Aruba-Netherlands protocols make an important contribution to improving government finances

Published by Economisch Bureau Amsterdam on

In May 2015, Aruba and the Netherlands made agreements on the introduction of supervision of Aruba’s public finances, after which a national ordinance on financial supervision of Aruba, called the Landsverordening Aruba financieel toezicht (LAft), came into effect in the same year and the Board of financial supervision Aruba (CAft) was established. Since then, agreements have been made through protocols on the continuation of financial supervision and on new, adjusted rules for Aruba’s public finances.

Amsterdam Bureau for Economics investigated the effectiveness and efficiency of these protocols and financial supervision.

Since the introduction of financial supervision, Aruba’s debt ratio has been on a downward trend – with the exception of the first year of the corona crisis. Aruba’s personnel costs also showed a downward trend. Aruba complied with the financial rules of the Protocols; when deviations from the rules were made, this was with the approval of the Kingdom Council of Ministers.

Aruba’s financial management is not in order and is weak; which does not fulfill a precondition for healthy public finances. This can still be met with the activities undertaken in this area in the context of the country package.

Financial supervision in Aruba has contributed to the socio-economic development of the country: without financial supervision, public finances would have developed more unfavorably and higher interest costs would have been at the expense of other productive public expenditure and investments. However, financial rules can have a procyclical, and therefore unfavorable, effect on socio-economic development. Financial supervision makes an important contribution to transparency with regard to public finances. This allows Aruba’s parliament to implement budget law more effectively. It also contributes to the functioning of democratic institutions.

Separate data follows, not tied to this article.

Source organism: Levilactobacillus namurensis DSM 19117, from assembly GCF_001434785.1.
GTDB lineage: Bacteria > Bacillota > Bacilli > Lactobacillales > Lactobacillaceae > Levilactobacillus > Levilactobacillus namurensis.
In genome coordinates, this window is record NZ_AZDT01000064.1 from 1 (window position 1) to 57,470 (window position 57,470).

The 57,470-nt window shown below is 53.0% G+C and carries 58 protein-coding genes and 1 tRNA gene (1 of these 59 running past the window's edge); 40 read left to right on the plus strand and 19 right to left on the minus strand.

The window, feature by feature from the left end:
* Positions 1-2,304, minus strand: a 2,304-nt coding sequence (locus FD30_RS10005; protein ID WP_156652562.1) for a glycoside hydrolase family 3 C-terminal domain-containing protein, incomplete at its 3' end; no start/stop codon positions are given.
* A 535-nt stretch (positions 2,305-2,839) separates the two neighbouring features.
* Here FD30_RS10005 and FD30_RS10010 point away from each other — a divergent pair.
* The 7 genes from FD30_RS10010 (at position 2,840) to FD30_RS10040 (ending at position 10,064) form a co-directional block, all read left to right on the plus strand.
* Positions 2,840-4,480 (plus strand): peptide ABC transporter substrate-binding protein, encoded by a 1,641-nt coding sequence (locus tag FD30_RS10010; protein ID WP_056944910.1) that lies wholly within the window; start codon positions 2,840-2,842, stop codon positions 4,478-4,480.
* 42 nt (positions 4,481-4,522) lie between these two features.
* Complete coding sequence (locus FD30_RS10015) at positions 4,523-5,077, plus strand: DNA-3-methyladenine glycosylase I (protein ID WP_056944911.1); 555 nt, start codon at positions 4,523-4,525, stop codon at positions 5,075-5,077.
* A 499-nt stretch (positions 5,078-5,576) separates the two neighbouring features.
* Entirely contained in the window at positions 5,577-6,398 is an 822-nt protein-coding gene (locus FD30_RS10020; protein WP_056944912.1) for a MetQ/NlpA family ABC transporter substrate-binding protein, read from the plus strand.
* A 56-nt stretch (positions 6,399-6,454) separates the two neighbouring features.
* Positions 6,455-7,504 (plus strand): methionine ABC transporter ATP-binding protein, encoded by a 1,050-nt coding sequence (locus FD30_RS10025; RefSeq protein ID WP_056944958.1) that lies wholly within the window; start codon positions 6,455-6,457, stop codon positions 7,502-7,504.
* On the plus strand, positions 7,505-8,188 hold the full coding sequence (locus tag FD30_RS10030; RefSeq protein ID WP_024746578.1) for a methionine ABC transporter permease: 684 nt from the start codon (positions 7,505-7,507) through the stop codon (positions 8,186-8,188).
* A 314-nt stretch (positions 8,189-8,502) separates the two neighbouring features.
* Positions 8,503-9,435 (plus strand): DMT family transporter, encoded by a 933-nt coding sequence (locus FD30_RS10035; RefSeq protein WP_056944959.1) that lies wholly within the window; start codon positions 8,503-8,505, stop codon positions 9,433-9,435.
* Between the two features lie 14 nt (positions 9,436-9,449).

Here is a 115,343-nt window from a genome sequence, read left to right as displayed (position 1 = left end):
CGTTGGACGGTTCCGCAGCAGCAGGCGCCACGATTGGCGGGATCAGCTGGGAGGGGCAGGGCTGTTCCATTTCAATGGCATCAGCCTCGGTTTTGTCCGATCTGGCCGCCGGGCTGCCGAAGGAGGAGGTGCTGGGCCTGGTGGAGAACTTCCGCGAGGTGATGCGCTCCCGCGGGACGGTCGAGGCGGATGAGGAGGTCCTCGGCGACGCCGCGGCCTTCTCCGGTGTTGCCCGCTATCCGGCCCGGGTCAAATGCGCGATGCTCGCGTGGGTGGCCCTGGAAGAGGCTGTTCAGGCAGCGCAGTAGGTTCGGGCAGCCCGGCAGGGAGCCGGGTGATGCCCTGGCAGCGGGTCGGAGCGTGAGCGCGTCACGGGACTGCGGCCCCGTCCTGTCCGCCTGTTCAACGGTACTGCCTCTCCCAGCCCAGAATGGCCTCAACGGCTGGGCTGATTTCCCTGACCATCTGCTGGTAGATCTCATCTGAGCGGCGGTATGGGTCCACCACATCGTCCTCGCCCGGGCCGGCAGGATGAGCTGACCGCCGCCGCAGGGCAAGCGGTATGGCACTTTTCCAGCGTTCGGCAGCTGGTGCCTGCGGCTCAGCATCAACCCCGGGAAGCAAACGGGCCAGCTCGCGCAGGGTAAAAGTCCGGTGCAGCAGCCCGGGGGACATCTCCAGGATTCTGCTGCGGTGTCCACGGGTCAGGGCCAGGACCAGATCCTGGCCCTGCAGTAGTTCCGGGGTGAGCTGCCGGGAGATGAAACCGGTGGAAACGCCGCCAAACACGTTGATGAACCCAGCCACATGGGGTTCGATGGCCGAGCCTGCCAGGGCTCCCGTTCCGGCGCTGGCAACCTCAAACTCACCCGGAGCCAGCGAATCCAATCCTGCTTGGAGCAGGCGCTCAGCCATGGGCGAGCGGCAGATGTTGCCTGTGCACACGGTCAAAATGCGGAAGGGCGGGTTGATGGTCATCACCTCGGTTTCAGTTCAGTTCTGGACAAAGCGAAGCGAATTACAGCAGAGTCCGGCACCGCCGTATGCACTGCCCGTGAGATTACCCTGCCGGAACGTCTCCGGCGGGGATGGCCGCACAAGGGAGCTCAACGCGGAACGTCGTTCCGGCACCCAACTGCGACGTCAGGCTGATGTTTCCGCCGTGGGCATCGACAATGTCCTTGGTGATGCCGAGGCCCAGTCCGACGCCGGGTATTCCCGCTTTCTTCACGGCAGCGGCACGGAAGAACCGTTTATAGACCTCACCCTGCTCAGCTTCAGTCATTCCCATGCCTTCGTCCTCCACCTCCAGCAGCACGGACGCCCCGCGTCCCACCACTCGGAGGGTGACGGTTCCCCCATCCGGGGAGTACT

The agreements regarding the details of the subscription by the Netherlands to money loans from Aruba have not been realized. As a result, Aruba was not able to enjoy any interest benefits. If the Netherlands had subscribed to money loans from Aruba, Aruba’s debt ratio could have been 21 percentage points lower, which would have made an important contribution to sustainable government finances.

Areas for improvement that can contribute to higher effectiveness and efficiency of financial supervision in Aruba are:

  • Developing a supervisory regime and a framework of rules that provides optimal coherence between a debt anchor for the medium and long term, budgetary rules and expenditure rules for the short term, and room for policy aimed at socio-economic development. The current nominal rules must also be revised, such as the nominal decrease in personnel costs and the rules for the financing balance that imply a nominal decrease in debt. In the longer term, the application of nominal rules may have a negative impact on investments and necessary socio-economic expenditure.
  • Implement with priority the agreements made in the Aruba country package on improving financial management.
  • Sound public finances and structurally sound socio-economic development go hand in hand. This relationship must be explicitly taken into account when designing and deploying policy instruments.

Read the entire report by Amsterdam Bureau for Economics on the Aruba-Netherlands protocols here (in Dutch).

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